And fight we did. The search for an ideal solution to our two-body problem 2.0 began soon after we returned from Hawaii. All but the lowest hanging fruit from the data we collected were left on the tree. We submitted one paper but most of the data are still there, waiting. All our attention was now focused on solving the most difficult problem in science, again: how to find meaningful and interesting work for two Ph.D’s in the same geographic area and set up a nice life with a family.

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We had an amazing time in Hawaii, and realized just how important family time and quality of life were for us as we thought about our long term plans

We discussed our most important filters and mapped out possibilities – we wanted to good jobs for both of us, good schools for the kids, a safe community to raise them in, and water access for recreation in the evenings and on weekends. There were a number of locations where these might all have been possible for us, and we both travelled extensively around the country to look for solutions. We considered other positions in the D.C. area. We interviewed at universities, private corporations and federal labs. Sadly, the timing was poor for academic positions: it was already March 2017 and universities typically open their applications for new faculty in the early winter, for faculty to begin teaching class the next September. People did not get back to us after initial enthusiasm. Some labs kept asking for copies of our C.V’s again and again. An excerpt from a diary Lauren kept is a great snapshot of the situation:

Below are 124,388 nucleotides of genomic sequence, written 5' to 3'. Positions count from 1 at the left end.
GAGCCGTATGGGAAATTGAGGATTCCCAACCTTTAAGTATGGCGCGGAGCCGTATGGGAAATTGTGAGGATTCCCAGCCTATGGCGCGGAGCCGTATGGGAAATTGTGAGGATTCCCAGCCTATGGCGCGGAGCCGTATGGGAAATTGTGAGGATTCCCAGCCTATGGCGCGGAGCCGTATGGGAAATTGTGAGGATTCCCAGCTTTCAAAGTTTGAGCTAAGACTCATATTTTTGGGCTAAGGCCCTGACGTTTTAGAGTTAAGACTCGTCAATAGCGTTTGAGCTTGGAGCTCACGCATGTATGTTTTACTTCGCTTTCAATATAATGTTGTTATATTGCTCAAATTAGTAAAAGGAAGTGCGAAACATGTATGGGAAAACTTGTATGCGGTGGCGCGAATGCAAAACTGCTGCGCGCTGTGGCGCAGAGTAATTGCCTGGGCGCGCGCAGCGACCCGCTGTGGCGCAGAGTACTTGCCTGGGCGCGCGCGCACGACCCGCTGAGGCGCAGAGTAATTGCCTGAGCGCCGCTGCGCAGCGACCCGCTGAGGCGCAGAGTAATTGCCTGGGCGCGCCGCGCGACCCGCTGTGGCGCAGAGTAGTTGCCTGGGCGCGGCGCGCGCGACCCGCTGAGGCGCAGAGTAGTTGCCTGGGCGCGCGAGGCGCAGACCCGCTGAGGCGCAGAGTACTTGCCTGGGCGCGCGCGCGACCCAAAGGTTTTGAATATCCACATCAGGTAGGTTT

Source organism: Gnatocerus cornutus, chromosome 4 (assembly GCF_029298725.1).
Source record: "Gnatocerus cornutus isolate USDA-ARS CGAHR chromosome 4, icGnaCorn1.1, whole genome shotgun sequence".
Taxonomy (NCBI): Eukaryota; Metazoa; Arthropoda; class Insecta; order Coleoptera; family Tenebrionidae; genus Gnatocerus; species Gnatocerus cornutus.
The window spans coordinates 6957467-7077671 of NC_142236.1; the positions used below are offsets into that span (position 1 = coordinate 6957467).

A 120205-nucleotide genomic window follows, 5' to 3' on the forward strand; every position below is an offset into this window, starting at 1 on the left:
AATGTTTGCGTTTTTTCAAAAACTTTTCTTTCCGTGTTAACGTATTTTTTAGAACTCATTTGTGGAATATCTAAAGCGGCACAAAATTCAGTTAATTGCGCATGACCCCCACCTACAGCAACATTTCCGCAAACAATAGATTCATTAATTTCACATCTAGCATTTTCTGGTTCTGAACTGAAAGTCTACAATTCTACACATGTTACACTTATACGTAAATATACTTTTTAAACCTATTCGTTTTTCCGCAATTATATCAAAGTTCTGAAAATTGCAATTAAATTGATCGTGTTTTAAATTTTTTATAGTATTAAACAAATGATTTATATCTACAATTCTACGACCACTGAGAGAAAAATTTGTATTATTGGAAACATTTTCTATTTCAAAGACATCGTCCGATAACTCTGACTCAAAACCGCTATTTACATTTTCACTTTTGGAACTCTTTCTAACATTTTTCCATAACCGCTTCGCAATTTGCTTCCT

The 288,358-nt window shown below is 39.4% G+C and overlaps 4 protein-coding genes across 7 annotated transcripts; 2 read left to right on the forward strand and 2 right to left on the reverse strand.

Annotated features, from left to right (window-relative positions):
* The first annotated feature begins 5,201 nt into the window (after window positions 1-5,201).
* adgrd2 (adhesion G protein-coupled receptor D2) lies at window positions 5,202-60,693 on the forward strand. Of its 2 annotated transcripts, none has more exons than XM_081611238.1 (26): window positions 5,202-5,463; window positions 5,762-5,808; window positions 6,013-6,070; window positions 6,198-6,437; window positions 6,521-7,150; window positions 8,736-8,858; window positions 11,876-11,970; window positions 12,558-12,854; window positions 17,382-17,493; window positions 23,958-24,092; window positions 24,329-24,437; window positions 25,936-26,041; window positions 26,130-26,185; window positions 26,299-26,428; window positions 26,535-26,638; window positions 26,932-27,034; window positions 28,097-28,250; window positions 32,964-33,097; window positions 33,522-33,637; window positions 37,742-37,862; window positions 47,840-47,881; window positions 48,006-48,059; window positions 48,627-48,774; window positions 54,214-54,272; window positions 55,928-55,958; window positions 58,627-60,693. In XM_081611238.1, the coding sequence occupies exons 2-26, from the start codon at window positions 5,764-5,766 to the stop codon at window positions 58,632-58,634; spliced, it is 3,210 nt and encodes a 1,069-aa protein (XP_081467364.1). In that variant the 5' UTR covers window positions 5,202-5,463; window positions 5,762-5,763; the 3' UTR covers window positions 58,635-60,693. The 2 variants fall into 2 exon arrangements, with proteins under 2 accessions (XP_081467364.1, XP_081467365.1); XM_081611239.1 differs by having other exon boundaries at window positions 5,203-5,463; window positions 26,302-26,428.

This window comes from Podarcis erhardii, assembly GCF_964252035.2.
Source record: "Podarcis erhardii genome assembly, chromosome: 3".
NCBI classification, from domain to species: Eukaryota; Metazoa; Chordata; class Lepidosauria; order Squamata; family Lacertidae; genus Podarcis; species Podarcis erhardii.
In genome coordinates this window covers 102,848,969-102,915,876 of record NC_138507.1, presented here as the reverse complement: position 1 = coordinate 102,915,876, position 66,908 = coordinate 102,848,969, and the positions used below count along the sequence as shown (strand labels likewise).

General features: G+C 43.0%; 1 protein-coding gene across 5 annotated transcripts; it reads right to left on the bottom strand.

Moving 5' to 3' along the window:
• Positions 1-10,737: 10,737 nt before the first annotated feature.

“April – We literally hear nothing from anyone. When we check in with folks in San Diego, they say they should know more soon. The hiring freeze is a problem for the San Diego jobs. I apply for a teleworking job in education technology.“